Leave the world a better place than you found it
The United Nations chose 5 September as International Day of Charity in commemoration of Mother Teresa of Calcutta, who received the Nobel Peace Prize in 1979 “for work undertaken in the struggle to overcome poverty and distress, which also constitute a threat to peace.” The day is meant to sensitise and mobilise “people, NGOs, and stakeholders all around the world to help others through volunteer and philanthropic activities.”
We take this opportunity to reflect on what International Day of Charity means to us and the importance of NGOs and NPOs and their partnerships with people and companies.
Celebrating charitable works
A large part of it has to do with making progress towards the 2030 agenda on Sustainable Development: “a universal call to action to end poverty, protect the planet, and ensure that by 2030 all people enjoy peace and prosperity.” So the day in itself is about bringing awareness to and recognising the barriers that poverty places on overall international development. It’s about encouraging awareness so people better understand the needs of the most vulnerable, and how people can step up and make a difference where they are.
Long-term commitment to giving back
For us as the Love Trust we will always lean towards encouraging people to give long-term. However, that doesn’t discount the importance of short-term giving as well. As a society, we keep thinking that the need will decrease over time but, unfortunately, it’s sometimes actually the opposite. The Covid-19 pandemic for example exacerbated the need within the communities where we work – people needed and still do need help more than ever before.
We definitely encourage more longer-term commitment because real change, impactful change, takes time. Especially in our field where we look to provide quality, holistic education to the most vulnerable in our society. It takes 12 years or more, if we think about foundation phase learning, to see a child through their educational journey. So ultimately, we’d like to be able to contribute towards changing a child’s life throughout their school journey.
As the late Desmond Tutu used to say,” Do a little bit of good where you are; it’s those little bits of good put together that overwhelm the world”.
Choosing the right NGO – giving with purpose
When choosing an NPO to support it’s important to look at the alignment of values within an organisation that you want to contribute to or support: does it align with your passion, or what you value or believe is important? Sometimes the kinds of programmes or initiatives that an organisation runs or supports are what will be the initial draw but then you must really look at the values and how an organisation does the things that they say they’re going to do.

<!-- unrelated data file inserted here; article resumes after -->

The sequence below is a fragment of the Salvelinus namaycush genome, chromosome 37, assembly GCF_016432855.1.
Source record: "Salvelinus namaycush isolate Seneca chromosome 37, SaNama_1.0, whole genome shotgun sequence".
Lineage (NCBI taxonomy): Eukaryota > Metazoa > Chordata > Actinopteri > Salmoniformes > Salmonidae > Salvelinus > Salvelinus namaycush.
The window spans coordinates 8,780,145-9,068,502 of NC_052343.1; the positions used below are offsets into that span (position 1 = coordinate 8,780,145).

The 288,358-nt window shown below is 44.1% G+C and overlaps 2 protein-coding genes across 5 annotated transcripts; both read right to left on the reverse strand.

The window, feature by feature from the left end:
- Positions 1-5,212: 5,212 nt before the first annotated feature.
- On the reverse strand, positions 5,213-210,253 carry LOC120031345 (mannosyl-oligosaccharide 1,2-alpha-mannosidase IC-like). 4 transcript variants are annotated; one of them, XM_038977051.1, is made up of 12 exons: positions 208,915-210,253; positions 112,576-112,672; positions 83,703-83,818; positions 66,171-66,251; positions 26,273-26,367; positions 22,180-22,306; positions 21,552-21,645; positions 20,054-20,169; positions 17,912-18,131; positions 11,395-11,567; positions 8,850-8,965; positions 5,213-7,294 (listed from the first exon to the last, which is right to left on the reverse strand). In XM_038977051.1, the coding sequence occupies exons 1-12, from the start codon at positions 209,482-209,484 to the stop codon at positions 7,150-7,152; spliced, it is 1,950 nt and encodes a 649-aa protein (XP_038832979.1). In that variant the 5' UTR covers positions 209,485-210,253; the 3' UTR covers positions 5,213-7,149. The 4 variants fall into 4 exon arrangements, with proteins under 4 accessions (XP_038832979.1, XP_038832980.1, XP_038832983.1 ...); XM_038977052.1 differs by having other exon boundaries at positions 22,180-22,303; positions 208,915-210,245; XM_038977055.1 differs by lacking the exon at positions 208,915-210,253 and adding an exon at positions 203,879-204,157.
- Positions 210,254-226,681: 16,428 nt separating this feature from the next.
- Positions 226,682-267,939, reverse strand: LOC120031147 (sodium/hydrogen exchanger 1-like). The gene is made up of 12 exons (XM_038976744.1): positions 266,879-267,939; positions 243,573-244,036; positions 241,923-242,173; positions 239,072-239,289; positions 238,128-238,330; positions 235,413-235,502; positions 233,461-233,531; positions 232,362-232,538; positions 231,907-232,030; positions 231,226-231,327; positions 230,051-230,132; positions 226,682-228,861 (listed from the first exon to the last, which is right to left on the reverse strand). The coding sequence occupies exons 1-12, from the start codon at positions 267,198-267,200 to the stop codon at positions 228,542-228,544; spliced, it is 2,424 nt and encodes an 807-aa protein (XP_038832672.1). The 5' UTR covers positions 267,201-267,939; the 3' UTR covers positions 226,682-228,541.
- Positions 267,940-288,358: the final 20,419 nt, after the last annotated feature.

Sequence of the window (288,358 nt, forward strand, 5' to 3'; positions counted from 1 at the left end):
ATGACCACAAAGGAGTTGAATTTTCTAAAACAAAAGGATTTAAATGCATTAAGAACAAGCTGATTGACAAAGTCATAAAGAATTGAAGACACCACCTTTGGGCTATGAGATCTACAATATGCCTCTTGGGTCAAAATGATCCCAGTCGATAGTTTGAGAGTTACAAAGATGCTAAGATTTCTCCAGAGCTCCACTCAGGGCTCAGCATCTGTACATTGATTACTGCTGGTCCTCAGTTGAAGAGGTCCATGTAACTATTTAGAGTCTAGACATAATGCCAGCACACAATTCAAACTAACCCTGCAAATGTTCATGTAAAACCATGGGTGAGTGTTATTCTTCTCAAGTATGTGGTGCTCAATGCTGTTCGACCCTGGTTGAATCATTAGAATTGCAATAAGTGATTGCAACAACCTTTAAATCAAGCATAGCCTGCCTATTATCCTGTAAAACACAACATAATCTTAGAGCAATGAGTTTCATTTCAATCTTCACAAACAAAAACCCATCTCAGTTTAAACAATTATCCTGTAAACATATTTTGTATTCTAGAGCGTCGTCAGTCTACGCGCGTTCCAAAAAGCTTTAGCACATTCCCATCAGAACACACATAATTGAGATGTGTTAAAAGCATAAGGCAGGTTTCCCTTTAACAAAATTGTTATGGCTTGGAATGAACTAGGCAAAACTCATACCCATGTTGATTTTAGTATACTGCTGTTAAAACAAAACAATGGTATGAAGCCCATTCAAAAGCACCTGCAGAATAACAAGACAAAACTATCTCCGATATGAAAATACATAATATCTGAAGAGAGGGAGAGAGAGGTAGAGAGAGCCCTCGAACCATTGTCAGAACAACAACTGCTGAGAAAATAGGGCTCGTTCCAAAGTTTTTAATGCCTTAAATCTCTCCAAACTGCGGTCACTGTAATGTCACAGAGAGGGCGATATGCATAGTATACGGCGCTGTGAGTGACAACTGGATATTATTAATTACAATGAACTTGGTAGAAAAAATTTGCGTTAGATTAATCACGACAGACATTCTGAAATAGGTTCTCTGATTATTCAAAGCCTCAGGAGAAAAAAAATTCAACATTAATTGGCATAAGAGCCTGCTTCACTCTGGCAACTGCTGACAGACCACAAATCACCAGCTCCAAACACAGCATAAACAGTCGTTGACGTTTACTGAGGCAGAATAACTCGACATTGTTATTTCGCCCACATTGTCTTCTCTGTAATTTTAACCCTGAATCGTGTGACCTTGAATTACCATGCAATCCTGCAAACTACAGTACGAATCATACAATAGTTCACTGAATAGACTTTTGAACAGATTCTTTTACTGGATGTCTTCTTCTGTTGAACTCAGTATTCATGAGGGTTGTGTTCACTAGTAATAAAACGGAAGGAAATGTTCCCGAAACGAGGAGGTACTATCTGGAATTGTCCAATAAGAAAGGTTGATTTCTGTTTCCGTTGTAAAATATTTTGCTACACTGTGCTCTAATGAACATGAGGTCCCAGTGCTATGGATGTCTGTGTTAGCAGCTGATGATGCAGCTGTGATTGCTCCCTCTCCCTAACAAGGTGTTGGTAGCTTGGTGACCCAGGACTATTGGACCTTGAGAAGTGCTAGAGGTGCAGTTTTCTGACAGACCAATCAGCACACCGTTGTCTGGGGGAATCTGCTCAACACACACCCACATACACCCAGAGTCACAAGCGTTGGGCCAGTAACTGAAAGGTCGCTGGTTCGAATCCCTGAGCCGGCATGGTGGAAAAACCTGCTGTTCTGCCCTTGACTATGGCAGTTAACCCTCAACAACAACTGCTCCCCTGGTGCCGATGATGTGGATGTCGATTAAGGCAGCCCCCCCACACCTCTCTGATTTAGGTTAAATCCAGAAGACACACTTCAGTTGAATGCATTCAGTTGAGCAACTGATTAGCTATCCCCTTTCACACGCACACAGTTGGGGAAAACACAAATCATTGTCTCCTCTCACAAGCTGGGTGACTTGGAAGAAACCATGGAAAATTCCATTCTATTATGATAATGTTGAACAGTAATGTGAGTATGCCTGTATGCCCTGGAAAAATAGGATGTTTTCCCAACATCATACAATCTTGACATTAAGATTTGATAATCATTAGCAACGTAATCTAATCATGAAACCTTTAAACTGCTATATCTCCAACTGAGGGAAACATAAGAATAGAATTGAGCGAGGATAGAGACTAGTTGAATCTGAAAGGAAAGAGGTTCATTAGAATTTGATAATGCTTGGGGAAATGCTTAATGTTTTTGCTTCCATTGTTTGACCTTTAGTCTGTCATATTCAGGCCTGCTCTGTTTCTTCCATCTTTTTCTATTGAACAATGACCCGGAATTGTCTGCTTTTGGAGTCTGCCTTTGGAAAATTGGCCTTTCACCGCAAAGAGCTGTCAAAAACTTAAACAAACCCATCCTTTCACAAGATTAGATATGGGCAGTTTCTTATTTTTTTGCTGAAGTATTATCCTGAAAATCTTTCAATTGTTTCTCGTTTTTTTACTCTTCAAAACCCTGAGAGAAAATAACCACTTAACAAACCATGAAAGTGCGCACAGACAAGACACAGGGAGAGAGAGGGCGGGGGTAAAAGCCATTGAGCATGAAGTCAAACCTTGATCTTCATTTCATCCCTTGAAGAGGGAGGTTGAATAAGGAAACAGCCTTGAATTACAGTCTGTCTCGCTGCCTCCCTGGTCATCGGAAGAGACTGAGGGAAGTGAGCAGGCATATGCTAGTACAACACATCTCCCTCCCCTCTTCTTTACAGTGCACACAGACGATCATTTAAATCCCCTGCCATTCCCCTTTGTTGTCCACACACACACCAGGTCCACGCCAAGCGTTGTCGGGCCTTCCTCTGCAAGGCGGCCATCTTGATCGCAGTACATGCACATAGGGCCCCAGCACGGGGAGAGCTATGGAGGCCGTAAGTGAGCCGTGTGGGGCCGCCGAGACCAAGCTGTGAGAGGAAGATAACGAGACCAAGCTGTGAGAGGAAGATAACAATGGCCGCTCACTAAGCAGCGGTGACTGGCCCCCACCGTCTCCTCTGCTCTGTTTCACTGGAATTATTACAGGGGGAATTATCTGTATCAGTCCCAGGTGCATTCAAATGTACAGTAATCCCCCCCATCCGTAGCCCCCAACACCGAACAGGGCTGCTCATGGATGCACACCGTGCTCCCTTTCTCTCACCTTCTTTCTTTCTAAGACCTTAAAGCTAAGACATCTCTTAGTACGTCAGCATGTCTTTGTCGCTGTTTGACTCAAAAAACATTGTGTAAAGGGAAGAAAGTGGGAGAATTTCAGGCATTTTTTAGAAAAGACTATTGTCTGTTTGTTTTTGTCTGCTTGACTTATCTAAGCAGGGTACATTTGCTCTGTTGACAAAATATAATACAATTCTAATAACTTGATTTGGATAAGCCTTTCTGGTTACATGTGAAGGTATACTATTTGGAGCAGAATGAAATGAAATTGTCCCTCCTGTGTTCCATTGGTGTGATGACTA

What makes The Love Trust a trusted NPO?
We believe we share with our stakeholders openly about what we are doing, and how we are progressing against what we said we would do. We have clear long-term, sustainable goals along with our shorter-term focus areas. Our reports include stats and data as well information about our management, initiatives, and our funds.
But it’s not all about graphs and figures and cold hard statistics. For us it’s about a happy child, a child who is resilient and has hope for a better life. Psychosocial support for our beneficiaries is critical for academic outcomes.
Giving to a charity or organisation of your choice
There are a number of initiatives to support various charities. At The Love Trust people in their personal capacities and corporates can sponsor a child: you can give once, you can give monthly, or you can give annually. You can also donate resources that are continuously in need within the school: we’ve got lists per grade, classroom, and even subject. There’s a list of means to give as long as an arm and it’s not always cash: your time, expertise and other resource are just as valuable.
Programmes and initiatives at The Love Trust
Through our ECD teacher training programme we are contributing to a better quality of education at the foundational stage of a child’s development.
We have a nutrition programme because a hungry child cannot learn and for many children, this will be the only meal they receive that day.
Now that the lockdowns are behind us we have refined our sport and culture programmes.
Our initiatives offer great solutions for organisations aiming to achieve or improve their B-BBEE scorecard.